Individuals who earn indirect income from their investments need to report their earnings using tax forms like the 1099-INT. Another example: Investors who receive unearned income from real estate investments need to declare them using the 1120-REIT forms.
1099-INT Definition: A kind of IRS form that payers of interest income provide to anyone whom they paid at least $10 worth of interest income in a given year.
3. Failure in Being Transparent About Offshore Funds
The Foreign Account Tax Compliance Act (FATCA) and the Foreign Bank Account Report (FBAR) force owners to disclose their offshore accounts or risk facing penalties as high as $10,000 per year for each hidden account.
It’s no longer easy for an individual to hide bank accounts overseas, since foreign banks now report investment income and interest to the IRS.
4. Claiming Excessive Deductions
Tax law provides exemptions and relief in certain instances, but individuals should avoid inflating or overstating their deductions.
The IRS already tracks the average amount one can gain from exemptions or deductions using computers. One skewed number, in the number of charitable deductions and the absence of documentation, for example, will warrant an IRS investigation.
5. Blowing Up Professional or Entrepreneurial Expenses
Professionals and entrepreneurs may sometimes be tempted to give incorrect numbers in particular line items like advertising, business vehicle, etc. in their tax returns, to pay less self-employment tax. This doesn’t work all the time and any obvious irregularities can result in IRS agents knocking on the doors of these individuals.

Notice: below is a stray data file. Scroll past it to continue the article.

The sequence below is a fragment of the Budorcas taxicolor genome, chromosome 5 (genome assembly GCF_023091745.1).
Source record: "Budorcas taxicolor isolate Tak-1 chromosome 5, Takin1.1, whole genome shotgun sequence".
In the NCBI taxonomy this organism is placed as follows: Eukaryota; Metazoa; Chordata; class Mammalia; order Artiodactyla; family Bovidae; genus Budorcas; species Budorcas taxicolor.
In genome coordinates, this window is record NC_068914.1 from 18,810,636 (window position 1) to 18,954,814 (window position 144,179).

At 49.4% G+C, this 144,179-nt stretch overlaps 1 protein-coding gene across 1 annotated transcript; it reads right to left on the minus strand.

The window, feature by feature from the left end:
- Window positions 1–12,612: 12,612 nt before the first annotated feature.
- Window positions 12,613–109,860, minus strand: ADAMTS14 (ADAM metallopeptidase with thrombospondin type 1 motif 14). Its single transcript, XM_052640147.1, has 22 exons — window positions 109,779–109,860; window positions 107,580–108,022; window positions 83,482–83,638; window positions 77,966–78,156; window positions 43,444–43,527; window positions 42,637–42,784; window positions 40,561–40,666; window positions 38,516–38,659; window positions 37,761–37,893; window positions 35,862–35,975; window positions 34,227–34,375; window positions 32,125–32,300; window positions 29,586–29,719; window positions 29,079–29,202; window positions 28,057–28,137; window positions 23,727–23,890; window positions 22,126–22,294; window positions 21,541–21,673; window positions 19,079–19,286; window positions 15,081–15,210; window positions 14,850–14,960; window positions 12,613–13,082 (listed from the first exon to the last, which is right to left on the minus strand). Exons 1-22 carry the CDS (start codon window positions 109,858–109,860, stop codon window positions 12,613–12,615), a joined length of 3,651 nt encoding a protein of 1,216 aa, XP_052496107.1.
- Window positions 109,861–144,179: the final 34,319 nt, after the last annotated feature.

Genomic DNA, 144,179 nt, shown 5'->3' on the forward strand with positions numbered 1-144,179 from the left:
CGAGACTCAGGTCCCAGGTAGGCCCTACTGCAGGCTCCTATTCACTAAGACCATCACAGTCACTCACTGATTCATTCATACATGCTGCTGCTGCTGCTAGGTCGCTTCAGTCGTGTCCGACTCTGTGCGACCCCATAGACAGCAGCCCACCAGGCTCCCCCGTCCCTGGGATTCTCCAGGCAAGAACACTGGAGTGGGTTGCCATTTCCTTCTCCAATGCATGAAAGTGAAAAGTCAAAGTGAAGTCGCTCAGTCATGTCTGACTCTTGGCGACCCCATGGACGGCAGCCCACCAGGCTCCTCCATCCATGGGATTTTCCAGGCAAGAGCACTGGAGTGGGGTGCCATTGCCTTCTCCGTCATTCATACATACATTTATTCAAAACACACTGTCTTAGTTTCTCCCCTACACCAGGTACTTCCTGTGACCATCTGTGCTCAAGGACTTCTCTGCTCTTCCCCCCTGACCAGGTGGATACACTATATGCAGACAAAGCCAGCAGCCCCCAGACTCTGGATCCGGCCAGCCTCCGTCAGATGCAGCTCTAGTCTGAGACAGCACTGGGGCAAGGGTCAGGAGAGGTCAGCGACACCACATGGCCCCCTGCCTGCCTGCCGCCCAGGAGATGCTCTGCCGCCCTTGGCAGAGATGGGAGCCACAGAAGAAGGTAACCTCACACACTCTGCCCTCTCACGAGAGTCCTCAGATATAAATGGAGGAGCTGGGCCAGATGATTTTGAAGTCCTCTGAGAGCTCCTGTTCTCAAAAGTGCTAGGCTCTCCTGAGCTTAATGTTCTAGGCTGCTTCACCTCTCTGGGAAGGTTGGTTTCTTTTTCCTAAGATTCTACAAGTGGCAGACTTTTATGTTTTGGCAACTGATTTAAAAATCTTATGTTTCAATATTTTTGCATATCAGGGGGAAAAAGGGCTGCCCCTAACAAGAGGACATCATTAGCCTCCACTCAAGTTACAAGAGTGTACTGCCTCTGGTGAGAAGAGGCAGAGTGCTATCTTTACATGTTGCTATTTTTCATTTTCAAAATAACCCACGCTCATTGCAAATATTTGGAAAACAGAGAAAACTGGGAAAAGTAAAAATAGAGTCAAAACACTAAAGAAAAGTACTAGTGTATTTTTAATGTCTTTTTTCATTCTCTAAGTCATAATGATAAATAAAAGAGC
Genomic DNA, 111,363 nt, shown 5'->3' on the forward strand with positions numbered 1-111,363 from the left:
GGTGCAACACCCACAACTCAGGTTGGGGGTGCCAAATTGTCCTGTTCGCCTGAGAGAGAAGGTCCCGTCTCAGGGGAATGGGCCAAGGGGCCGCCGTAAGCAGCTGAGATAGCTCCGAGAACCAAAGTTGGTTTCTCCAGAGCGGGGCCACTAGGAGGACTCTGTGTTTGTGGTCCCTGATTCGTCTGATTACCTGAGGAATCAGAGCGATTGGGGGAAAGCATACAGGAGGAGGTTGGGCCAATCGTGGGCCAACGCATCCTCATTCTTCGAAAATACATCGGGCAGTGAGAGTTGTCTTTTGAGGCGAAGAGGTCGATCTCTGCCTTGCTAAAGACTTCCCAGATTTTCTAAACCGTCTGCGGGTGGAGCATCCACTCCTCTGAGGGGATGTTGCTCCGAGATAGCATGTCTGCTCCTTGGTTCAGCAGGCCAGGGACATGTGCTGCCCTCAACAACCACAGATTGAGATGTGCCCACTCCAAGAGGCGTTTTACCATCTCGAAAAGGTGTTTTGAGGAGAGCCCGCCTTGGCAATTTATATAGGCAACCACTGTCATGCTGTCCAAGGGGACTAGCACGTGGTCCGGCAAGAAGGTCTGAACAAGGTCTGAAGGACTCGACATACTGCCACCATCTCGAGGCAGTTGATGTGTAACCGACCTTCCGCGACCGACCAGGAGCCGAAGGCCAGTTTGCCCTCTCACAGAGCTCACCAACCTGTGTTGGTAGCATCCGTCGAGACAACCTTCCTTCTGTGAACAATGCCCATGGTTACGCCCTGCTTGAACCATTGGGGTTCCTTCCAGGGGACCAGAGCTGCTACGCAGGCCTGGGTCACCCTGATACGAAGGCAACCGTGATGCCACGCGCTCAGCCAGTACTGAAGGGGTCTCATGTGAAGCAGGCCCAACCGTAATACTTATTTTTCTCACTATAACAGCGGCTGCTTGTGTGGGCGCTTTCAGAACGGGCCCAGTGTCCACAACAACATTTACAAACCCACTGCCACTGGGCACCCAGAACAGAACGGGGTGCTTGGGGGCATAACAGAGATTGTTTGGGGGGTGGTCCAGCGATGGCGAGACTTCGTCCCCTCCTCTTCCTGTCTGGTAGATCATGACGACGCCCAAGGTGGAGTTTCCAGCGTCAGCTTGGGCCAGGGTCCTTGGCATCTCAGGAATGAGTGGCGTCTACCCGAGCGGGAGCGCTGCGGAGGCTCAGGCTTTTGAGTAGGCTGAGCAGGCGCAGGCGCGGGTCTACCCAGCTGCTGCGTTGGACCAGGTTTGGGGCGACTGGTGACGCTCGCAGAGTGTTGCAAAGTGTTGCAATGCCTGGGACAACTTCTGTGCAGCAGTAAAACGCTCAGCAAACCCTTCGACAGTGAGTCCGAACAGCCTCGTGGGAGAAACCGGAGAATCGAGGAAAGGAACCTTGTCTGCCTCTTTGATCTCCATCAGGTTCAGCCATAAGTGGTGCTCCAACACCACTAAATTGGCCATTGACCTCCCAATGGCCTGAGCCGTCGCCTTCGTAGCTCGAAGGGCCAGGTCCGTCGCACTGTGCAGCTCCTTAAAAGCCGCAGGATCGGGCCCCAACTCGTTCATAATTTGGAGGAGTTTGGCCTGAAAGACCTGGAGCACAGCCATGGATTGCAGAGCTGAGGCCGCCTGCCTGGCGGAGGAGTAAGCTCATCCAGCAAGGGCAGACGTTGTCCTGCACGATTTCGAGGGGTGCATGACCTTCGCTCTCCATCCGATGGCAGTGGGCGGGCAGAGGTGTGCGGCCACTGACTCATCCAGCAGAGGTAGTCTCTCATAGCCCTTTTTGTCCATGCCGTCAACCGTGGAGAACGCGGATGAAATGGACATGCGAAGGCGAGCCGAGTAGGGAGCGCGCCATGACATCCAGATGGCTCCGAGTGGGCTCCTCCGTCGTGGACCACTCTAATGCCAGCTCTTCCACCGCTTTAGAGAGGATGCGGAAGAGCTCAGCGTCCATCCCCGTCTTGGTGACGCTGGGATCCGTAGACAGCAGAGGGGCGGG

6. Improper Use of Meals and Entertainment Taxable Deductions
If there’s a conflict of interest when thinking of charging a trip or a meal as a business expense, it’s better to not to seek a deduction for it. An entrepreneur seeking deductions for a trip to the Bahamas with his family and claiming it as a business trip will end up in trouble with the IRS.
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7. Providing Inexact Amounts in Tax Returns
It’s best to provide the exact amounts when filling up tax returns, even if rounding them up is more convenient. This way, the IRS doesn’t misconstrue the entries as false reporting.
8. Falsely Claiming Dependents
Dependents give a taxpayer some deductions, so some individuals choose to list people with vague relationships to them on their returns. This is a bad idea, as the IRS tracks the names of people who’ve appeared in taxpayers’ returns over the years.
9. Improper Claiming of Deductions on the Use of Vehicles
A business use vehicle must primarily be used for business activities. An entrepreneur who uses his car for personal reasons 90% of the time cannot seek deductions for his vehicle this way.
10. Giving a Poor Picture of One’s Business
When an entrepreneur does not report a profit for his for-profit business, the IRS takes notice and investigates. Businesses like this are sketchy and invite scrutiny from the law.
11. Unjust Earnings from Corporate Investors
Some individuals sluice off investment earnings and report it as a service fee or commission earned from a company’s investors.
The IRS will investigate if the services these individuals performed are indeed equal to the value of the work they did. If it’s bigger, then the IRS may opt to file tax fraud charges on these persons.
Filing taxes is complicated enough as it is without having to be involved in tax fraud. Tax errors shouldn’t land people in prison if they were knowledgeable about the legalities of tax evasion.
Through this article, the Tax Relief Center hopes to educate its readers about what tax fraud is and the actions that entail tax fraud, so people can avoid paying for costly, honest mistakes with hefty fines or prison time.
Do you have other tips to share to avoid tax fraud charges? Share them with us in the comments section below!
If you owe back taxes, visit taxreliefcenter.org for more information on tax relief options.